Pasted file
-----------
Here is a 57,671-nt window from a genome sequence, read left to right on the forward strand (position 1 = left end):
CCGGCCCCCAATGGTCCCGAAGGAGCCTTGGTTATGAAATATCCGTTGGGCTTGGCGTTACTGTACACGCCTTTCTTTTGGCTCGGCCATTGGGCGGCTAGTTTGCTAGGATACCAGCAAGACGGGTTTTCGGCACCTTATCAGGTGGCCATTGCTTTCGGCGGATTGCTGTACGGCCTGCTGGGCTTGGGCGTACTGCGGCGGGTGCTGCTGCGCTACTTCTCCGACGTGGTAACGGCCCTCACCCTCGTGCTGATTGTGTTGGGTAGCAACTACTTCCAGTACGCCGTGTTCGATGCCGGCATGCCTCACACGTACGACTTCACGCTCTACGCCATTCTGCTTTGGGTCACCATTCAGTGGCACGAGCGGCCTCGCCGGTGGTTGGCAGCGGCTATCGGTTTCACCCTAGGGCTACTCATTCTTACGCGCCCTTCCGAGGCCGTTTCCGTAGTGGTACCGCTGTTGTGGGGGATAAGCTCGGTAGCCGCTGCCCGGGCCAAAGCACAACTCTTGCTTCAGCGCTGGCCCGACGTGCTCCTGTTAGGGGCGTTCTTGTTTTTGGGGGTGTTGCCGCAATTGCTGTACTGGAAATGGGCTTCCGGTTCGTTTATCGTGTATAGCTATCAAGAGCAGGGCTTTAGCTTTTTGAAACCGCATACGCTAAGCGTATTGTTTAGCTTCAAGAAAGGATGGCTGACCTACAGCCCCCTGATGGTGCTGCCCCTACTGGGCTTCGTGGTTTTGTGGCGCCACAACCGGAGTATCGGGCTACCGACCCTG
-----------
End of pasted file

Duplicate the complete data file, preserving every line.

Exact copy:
Here is a 57,671-nt window from a genome sequence, read left to right on the forward strand (position 1 = left end):
CCGGCCCCCAATGGTCCCGAAGGAGCCTTGGTTATGAAATATCCGTTGGGCTTGGCGTTACTGTACACGCCTTTCTTTTGGCTCGGCCATTGGGCGGCTAGTTTGCTAGGATACCAGCAAGACGGGTTTTCGGCACCTTATCAGGTGGCCATTGCTTTCGGCGGATTGCTGTACGGCCTGCTGGGCTTGGGCGTACTGCGGCGGGTGCTGCTGCGCTACTTCTCCGACGTGGTAACGGCCCTCACCCTCGTGCTGATTGTGTTGGGTAGCAACTACTTCCAGTACGCCGTGTTCGATGCCGGCATGCCTCACACGTACGACTTCACGCTCTACGCCATTCTGCTTTGGGTCACCATTCAGTGGCACGAGCGGCCTCGCCGGTGGTTGGCAGCGGCTATCGGTTTCACCCTAGGGCTACTCATTCTTACGCGCCCTTCCGAGGCCGTTTCCGTAGTGGTACCGCTGTTGTGGGGGATAAGCTCGGTAGCCGCTGCCCGGGCCAAAGCACAACTCTTGCTTCAGCGCTGGCCCGACGTGCTCCTGTTAGGGGCGTTCTTGTTTTTGGGGGTGTTGCCGCAATTGCTGTACTGGAAATGGGCTTCCGGTTCGTTTATCGTGTATAGCTATCAAGAGCAGGGCTTTAGCTTTTTGAAACCGCATACGCTAAGCGTATTGTTTAGCTTCAAGAAAGGATGGCTGACCTACAGCCCCCTGATGGTGCTGCCCCTACTGGGCTTCGTGGTTTTGTGGCGCCACAACCGGAGTATCGGGCTACCGACCCTG